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Obama signs improper payments law

By Ed O'Keefe

Eye Opener

Updated 11:42 a.m. ET
With financial regulatory reform in the bag, President Obama turned to government spending reform on Thursday, signing a bill that requires federal agencies and departments to crack down on improper payments.

The government misspent almost $110 billion in fiscal year 2009 by sending benefits checks sent to dead people, doling out fraudulent Medicare and Medicaid payments and overpaying government contractors.

But the Improper Payments Elimination and Recovery Act that Obama signed requires agencies to spend at least $1 million on audits to identify potential overpayments, produce plans to cut such overpayment errors and sets penalties for agencies that fail to comply.

"It means cutting down on waste, fraud and abuse and ensuring that our government serves as a responsible steward of the tax dollars of the American people," Obama said before signing the bill.

Today's bill signing, combined with Wednesday's signing of a massive financial regulatory reform measure, allows Obama to demonstrate he's putting the government's fiscal house in order while forcing Wall Street to do the same.

The bill, sponsored by Sen. Tom Carper (D-Del.) and Rep. Patrick Murphy (D-Pa.) moved relatively swiftly through Congress and passed unanimously in both chambers.

It's a convenient legislative companion to the Obama administration's efforts to rein in excessive spending and bloated government operations through a series of executive orders and memos that established a "do not pay" list for fraudulent contractors, forced agencies to cut back on building costs and required improvements to the federal hiring process.

"Over the last year or so, we have had both feet on the accelerator in an effort to spur economic growth and job creation," Carper said about the bill. "Now it is the time to take one foot off as our economic recovery begins to take hold and put one foot on the brake to help slow the growth in federal spending. Fortunately, there is still some low-hanging fruit out there, wasteful federal spending."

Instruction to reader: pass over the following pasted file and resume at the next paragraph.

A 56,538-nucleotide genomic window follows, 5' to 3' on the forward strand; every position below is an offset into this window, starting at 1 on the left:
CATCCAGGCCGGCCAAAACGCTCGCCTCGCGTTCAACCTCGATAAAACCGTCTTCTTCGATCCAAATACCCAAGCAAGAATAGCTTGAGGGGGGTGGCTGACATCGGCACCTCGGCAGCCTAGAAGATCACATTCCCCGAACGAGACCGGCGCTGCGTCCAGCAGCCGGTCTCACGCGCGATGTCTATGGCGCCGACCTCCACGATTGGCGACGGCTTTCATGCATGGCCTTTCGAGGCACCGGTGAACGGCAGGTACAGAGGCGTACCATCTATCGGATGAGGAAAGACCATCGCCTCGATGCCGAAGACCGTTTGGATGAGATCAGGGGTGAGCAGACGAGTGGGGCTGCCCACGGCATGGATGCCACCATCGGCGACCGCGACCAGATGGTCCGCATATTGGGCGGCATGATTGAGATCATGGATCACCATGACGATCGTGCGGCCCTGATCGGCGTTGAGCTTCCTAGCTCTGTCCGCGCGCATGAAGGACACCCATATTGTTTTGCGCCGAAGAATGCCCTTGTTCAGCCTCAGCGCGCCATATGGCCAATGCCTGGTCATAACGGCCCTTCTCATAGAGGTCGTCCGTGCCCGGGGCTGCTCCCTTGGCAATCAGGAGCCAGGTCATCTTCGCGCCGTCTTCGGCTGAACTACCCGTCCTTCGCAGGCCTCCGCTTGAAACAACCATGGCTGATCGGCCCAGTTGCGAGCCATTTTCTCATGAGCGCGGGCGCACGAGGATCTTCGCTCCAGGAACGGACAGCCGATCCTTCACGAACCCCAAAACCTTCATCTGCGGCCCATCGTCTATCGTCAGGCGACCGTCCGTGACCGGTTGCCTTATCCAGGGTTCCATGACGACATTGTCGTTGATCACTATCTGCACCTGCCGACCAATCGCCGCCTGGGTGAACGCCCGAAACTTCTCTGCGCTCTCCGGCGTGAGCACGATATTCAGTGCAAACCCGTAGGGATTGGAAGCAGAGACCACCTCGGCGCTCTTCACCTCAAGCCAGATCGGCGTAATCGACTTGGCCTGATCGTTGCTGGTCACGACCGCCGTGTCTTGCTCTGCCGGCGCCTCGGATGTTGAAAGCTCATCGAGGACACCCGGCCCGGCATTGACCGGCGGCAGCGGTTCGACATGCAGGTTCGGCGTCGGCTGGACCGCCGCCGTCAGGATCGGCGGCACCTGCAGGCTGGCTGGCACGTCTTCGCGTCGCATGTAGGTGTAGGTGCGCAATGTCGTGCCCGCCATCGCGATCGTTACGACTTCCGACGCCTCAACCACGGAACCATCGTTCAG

Leave your thoughts in the comments section below

Question of the Week: As telework legislation continues moving toward becoming law -- it passed in the House last week, after previously passing in the Senate -- do you expect that you will work from home more often or no? E-mail your answer to federaleye@washingtonpost.com, and include your full name, home town and the agency for which you work. We might include your response in Friday’s Washington Post.

SAVE Award submissions due: Federal workers must submit their cost-cutting and operational efficiency ideas by the end of today to SaveAward.gov. The rank and file can submit ideas and vote on the others and the eventual winner meets with President Obama.

'Don't ask, don't tell' closing arguments today: A federal judge in California is scheduled to hear closing arguments in a case challenging the constitutionality of the military's gay ban. The suit was filed by the Log Cabin Republicans. Read more about their efforts here.

Cabinet and Staff News: President Obama's gifts to British Prime Minister David Cameron. Secretary of State Hillary Rodham Clinton, in Hanoi, pushes Vietnam on civil rights. Ben Bernanke says the Fed is ready to step in again if the economy falters. The U.S. envoy to Sudan says a Bashir indictment makes his job harder. Gen. David Petraeus sharpens the Afghanistan war strategy. Retired CIA official returns to run the clandestine service. Pay Czar Kenneth Feinberg expected to issue a potentially embarrassing report detailing large sums paid out by financial firms.

AGRICULTURE DEPARTMENT:
Fired USDA official receives apologies from White House, Vilsack: Shirley Sherrod on Wednesday achieved something almost unheard of in overheated Washington: swift and utter vindication.

Despite adversity, Shirley Sherrod has history of civil service: She was a 17-year-old high school senior when a white man shot her father, Hosie Miller, in the back. A grand jury refused to bring murder charges.

CENSUS BUREAU: